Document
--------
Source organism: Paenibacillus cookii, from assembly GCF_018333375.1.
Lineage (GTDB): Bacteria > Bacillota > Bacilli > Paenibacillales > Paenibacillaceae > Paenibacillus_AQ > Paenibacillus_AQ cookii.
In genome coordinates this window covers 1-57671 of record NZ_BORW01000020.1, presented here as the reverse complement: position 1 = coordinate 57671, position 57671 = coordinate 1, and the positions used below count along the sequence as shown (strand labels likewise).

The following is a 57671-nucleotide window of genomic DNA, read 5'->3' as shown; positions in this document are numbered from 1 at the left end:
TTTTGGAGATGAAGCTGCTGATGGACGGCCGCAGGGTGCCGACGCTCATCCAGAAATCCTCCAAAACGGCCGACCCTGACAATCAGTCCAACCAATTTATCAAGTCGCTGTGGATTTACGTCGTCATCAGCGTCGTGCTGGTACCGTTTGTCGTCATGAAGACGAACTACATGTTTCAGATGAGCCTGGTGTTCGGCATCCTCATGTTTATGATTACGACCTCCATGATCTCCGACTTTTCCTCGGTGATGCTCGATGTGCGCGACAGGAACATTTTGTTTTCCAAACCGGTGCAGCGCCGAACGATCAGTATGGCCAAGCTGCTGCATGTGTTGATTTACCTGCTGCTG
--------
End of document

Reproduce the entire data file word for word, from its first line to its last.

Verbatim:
Source organism: Paenibacillus cookii, from assembly GCF_018333375.1.
Lineage (GTDB): Bacteria > Bacillota > Bacilli > Paenibacillales > Paenibacillaceae > Paenibacillus_AQ > Paenibacillus_AQ cookii.
In genome coordinates this window covers 1-57671 of record NZ_BORW01000020.1, presented here as the reverse complement: position 1 = coordinate 57671, position 57671 = coordinate 1, and the positions used below count along the sequence as shown (strand labels likewise).

The following is a 57671-nucleotide window of genomic DNA, read 5'->3' as shown; positions in this document are numbered from 1 at the left end:
TTTTGGAGATGAAGCTGCTGATGGACGGCCGCAGGGTGCCGACGCTCATCCAGAAATCCTCCAAAACGGCCGACCCTGACAATCAGTCCAACCAATTTATCAAGTCGCTGTGGATTTACGTCGTCATCAGCGTCGTGCTGGTACCGTTTGTCGTCATGAAGACGAACTACATGTTTCAGATGAGCCTGGTGTTCGGCATCCTCATGTTTATGATTACGACCTCCATGATCTCCGACTTTTCCTCGGTGATGCTCGATGTGCGCGACAGGAACATTTTGTTTTCCAAACCGGTGCAGCGCCGAACGATCAGTATGGCCAAGCTGCTGCATGTGTTGATTTACCTGCTGCTG